The Moment You're Tempted to Stray
No one is perfect. If you struggle with moments of indecision, Garrison recommends visualizing yourself 10 minutes into the future. In this moment, you've consumed whatever it was that you were craving. Ask yourself: How do you feel? If you feel fine and like it was worth it, then go ahead and indulge she says. But if you feel disappointed or annoyed — take a deep breath, drink some water and let it pass.
Remember that you're allowed to eat anything you want to, says Allen. "Remind yourself that you get to choose what you want right now or what you want most. Be gentle with yourself," she continues. "If you're mostly choosing foods that will fuel your body well, with a little wiggle room for foods that will fuel your soul — or taste buds — you will be more likely to keep up this journey for the long haul."
Instead of beating yourself up after polishing off a bag of chips or sleeping in instead of heading to the gym, McKay recommends that you focus on times that you've made positive choices. With her clients, she suggests using an urge jar. Each time you have the desire to give in to a temptation but instead stick to your plan, place something inside the jar like a marble or — better yet — a few quarters. This will serve as a visual reminder of the actual strides you are making toward your goal.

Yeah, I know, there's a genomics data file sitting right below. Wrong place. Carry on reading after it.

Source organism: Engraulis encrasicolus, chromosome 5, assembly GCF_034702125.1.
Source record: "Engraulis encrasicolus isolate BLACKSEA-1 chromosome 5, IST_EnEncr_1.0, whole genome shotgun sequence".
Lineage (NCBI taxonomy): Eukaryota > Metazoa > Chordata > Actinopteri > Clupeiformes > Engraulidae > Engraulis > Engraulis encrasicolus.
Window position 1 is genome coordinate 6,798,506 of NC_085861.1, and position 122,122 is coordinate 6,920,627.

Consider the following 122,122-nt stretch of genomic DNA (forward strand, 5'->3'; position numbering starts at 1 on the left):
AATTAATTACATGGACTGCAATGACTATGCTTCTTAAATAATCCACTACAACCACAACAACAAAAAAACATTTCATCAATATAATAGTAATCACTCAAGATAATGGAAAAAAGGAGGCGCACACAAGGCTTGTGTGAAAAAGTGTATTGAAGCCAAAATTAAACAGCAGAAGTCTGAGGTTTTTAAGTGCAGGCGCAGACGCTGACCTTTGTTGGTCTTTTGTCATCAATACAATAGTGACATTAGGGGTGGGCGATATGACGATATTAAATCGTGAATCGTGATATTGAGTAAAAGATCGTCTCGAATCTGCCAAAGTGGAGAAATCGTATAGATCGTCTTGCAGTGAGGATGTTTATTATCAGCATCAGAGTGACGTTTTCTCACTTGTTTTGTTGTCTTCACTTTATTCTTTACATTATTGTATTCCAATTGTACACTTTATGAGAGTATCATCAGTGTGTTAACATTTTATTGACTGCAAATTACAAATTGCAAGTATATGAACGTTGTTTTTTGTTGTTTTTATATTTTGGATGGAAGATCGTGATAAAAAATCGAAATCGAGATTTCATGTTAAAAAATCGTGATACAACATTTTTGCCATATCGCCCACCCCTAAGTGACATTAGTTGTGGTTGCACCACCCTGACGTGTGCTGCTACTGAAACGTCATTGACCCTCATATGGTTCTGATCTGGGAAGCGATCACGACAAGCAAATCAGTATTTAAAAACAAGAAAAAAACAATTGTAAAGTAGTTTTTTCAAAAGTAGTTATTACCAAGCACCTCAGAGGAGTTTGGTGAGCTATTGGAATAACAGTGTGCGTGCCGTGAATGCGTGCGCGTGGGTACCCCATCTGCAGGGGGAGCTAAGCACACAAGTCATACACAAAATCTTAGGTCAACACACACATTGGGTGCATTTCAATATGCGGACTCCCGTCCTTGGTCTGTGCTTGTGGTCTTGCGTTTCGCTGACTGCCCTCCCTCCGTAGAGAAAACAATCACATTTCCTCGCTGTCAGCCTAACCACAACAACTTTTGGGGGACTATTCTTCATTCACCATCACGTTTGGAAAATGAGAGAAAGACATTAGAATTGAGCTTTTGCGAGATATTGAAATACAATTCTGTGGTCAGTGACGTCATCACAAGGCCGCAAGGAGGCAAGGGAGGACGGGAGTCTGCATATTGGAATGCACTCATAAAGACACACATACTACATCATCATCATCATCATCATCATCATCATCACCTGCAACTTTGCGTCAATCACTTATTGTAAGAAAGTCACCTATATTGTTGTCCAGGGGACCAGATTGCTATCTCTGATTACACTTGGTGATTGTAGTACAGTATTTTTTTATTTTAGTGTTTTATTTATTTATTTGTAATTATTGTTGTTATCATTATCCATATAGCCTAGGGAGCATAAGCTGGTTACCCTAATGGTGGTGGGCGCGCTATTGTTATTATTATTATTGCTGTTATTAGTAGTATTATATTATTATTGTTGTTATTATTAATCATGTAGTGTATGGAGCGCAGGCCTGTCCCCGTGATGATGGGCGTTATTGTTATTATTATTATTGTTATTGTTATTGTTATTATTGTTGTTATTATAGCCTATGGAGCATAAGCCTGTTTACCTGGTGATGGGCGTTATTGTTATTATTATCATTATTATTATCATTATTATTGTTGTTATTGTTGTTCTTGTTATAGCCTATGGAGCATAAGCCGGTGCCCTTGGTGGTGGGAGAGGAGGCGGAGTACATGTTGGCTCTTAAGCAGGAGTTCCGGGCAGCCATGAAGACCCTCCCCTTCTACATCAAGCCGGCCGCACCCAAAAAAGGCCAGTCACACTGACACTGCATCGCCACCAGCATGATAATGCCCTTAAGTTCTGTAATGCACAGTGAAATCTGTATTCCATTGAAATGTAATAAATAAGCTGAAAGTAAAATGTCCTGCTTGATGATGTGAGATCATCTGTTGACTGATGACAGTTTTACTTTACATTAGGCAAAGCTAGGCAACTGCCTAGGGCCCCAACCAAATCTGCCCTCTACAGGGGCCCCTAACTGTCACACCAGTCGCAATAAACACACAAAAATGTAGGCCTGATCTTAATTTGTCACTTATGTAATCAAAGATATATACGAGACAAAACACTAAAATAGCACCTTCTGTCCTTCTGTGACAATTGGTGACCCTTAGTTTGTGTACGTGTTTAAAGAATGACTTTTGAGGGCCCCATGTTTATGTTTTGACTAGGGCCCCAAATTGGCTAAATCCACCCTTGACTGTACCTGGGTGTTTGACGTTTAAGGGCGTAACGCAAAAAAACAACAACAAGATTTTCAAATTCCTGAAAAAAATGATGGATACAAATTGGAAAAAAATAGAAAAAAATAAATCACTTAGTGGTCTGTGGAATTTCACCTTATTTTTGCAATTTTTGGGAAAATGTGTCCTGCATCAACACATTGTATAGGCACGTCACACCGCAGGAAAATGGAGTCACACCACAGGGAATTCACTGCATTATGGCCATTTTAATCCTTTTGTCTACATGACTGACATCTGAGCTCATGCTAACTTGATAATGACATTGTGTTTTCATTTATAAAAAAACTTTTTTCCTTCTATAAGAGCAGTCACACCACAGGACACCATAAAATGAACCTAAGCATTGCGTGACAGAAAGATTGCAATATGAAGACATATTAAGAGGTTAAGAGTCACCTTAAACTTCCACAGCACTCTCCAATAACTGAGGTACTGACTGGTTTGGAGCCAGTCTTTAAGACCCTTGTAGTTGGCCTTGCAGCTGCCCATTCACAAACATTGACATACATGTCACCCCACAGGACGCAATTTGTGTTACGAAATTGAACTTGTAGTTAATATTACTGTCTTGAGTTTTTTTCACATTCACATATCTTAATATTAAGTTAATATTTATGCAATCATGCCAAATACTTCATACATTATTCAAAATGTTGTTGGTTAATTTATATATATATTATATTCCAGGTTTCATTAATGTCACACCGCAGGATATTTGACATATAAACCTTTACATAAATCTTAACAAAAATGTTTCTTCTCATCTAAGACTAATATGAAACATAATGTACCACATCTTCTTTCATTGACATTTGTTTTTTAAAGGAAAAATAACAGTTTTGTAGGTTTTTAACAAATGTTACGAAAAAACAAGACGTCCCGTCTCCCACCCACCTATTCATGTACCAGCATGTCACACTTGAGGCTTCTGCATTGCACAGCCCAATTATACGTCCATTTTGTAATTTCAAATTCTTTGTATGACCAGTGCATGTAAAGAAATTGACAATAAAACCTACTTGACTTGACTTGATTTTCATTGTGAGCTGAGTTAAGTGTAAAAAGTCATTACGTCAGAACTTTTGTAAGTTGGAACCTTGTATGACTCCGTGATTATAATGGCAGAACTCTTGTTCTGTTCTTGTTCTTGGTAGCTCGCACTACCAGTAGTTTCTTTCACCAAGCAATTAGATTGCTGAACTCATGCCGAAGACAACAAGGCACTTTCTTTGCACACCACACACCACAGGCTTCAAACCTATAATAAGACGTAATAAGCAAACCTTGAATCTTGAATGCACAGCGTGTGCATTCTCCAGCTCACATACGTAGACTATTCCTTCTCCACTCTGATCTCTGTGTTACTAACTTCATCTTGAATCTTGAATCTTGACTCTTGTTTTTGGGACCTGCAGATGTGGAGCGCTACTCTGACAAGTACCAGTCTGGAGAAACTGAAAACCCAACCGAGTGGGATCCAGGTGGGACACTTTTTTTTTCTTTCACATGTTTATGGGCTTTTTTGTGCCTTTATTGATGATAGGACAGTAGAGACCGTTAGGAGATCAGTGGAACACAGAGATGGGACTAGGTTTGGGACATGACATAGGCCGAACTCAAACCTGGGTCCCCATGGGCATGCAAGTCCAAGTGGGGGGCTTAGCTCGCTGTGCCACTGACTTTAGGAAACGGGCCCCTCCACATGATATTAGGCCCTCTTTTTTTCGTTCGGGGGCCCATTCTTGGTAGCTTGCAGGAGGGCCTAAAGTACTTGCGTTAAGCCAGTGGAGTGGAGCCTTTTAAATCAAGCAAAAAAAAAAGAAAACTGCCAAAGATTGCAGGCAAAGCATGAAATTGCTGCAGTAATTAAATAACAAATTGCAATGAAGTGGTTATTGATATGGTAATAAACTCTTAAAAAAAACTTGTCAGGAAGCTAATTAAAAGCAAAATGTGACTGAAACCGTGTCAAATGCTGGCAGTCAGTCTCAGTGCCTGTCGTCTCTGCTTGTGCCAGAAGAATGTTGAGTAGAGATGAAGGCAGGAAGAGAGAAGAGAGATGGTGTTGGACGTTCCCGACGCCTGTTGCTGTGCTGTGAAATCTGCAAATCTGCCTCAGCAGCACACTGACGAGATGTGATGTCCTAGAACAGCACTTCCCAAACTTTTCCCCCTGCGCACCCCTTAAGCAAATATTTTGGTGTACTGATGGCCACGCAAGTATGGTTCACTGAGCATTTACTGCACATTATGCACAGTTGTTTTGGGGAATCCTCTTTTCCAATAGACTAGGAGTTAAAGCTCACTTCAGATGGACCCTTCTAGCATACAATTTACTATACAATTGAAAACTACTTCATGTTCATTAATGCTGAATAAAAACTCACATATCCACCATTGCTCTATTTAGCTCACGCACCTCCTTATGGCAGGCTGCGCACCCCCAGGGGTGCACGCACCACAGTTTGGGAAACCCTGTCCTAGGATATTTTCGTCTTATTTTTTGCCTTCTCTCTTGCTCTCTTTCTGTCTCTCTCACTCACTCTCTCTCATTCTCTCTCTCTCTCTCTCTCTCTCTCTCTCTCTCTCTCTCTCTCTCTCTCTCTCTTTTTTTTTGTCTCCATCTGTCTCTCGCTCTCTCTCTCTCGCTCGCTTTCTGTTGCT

When You Feel Like You’ve Hit a Plateau
Plateaus can be super demotivating, especially when you feel like you're doing everything right. Instead of seeing this as a deal breaker or roadblock, certified fitness coach Sunny Biggy suggests taking the opportunity dig deeper into your routine and habits.
"Sit down with an expert to evaluate your diet," he suggests, adding that now is a great time to take a look at your exercise, sleep and water consumption habits, too. "They may encourage you to be creative with your carbs and proteins, which can kick or reboot your metabolism into high gear."
McKay also urges anyone in a plateau stage to remember that there is no "normal" when it comes to meeting health goals. "Your genetics, diet history, workout history, body composition and attitude all contribute to weight loss," she says. "This is often when we compare ourselves to others, wondering why they may see success over us. Your body will adjust. Continue with all the good small changes you've made to this point and be patient."